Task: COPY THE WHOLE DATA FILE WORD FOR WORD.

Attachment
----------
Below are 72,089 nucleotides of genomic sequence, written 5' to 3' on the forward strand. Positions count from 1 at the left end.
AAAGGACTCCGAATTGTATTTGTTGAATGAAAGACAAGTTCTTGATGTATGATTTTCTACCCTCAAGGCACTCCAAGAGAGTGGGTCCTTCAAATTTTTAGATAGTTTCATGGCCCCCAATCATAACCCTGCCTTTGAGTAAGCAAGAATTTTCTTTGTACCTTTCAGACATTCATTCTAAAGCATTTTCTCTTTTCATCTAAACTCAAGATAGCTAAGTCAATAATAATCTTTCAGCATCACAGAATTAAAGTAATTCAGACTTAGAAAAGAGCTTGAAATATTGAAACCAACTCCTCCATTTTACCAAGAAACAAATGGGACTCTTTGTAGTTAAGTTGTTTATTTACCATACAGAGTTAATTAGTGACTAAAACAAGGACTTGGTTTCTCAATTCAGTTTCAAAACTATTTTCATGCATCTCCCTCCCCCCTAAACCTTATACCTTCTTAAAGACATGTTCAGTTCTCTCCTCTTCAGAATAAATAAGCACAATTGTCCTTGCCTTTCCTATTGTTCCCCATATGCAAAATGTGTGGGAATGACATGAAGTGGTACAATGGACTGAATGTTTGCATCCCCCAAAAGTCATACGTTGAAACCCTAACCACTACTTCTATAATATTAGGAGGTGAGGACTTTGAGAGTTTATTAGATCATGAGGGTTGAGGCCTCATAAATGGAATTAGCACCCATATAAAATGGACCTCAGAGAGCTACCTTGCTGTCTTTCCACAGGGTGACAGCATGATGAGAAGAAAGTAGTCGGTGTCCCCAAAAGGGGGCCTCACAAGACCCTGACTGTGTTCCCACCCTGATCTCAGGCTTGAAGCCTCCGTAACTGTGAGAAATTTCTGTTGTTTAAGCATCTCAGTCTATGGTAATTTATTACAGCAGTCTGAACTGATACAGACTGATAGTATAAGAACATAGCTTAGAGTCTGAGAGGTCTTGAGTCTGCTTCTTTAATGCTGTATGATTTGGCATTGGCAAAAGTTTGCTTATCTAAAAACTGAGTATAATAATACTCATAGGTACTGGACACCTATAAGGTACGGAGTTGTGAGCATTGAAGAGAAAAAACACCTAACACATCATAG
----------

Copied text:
Below are 72,089 nucleotides of genomic sequence, written 5' to 3' on the forward strand. Positions count from 1 at the left end.
AAAGGACTCCGAATTGTATTTGTTGAATGAAAGACAAGTTCTTGATGTATGATTTTCTACCCTCAAGGCACTCCAAGAGAGTGGGTCCTTCAAATTTTTAGATAGTTTCATGGCCCCCAATCATAACCCTGCCTTTGAGTAAGCAAGAATTTTCTTTGTACCTTTCAGACATTCATTCTAAAGCATTTTCTCTTTTCATCTAAACTCAAGATAGCTAAGTCAATAATAATCTTTCAGCATCACAGAATTAAAGTAATTCAGACTTAGAAAAGAGCTTGAAATATTGAAACCAACTCCTCCATTTTACCAAGAAACAAATGGGACTCTTTGTAGTTAAGTTGTTTATTTACCATACAGAGTTAATTAGTGACTAAAACAAGGACTTGGTTTCTCAATTCAGTTTCAAAACTATTTTCATGCATCTCCCTCCCCCCTAAACCTTATACCTTCTTAAAGACATGTTCAGTTCTCTCCTCTTCAGAATAAATAAGCACAATTGTCCTTGCCTTTCCTATTGTTCCCCATATGCAAAATGTGTGGGAATGACATGAAGTGGTACAATGGACTGAATGTTTGCATCCCCCAAAAGTCATACGTTGAAACCCTAACCACTACTTCTATAATATTAGGAGGTGAGGACTTTGAGAGTTTATTAGATCATGAGGGTTGAGGCCTCATAAATGGAATTAGCACCCATATAAAATGGACCTCAGAGAGCTACCTTGCTGTCTTTCCACAGGGTGACAGCATGATGAGAAGAAAGTAGTCGGTGTCCCCAAAAGGGGGCCTCACAAGACCCTGACTGTGTTCCCACCCTGATCTCAGGCTTGAAGCCTCCGTAACTGTGAGAAATTTCTGTTGTTTAAGCATCTCAGTCTATGGTAATTTATTACAGCAGTCTGAACTGATACAGACTGATAGTATAAGAACATAGCTTAGAGTCTGAGAGGTCTTGAGTCTGCTTCTTTAATGCTGTATGATTTGGCATTGGCAAAAGTTTGCTTATCTAAAAACTGAGTATAATAATACTCATAGGTACTGGACACCTATAAGGTACGGAGTTGTGAGCATTGAAGAGAAAAAACACCTAACACATCATAG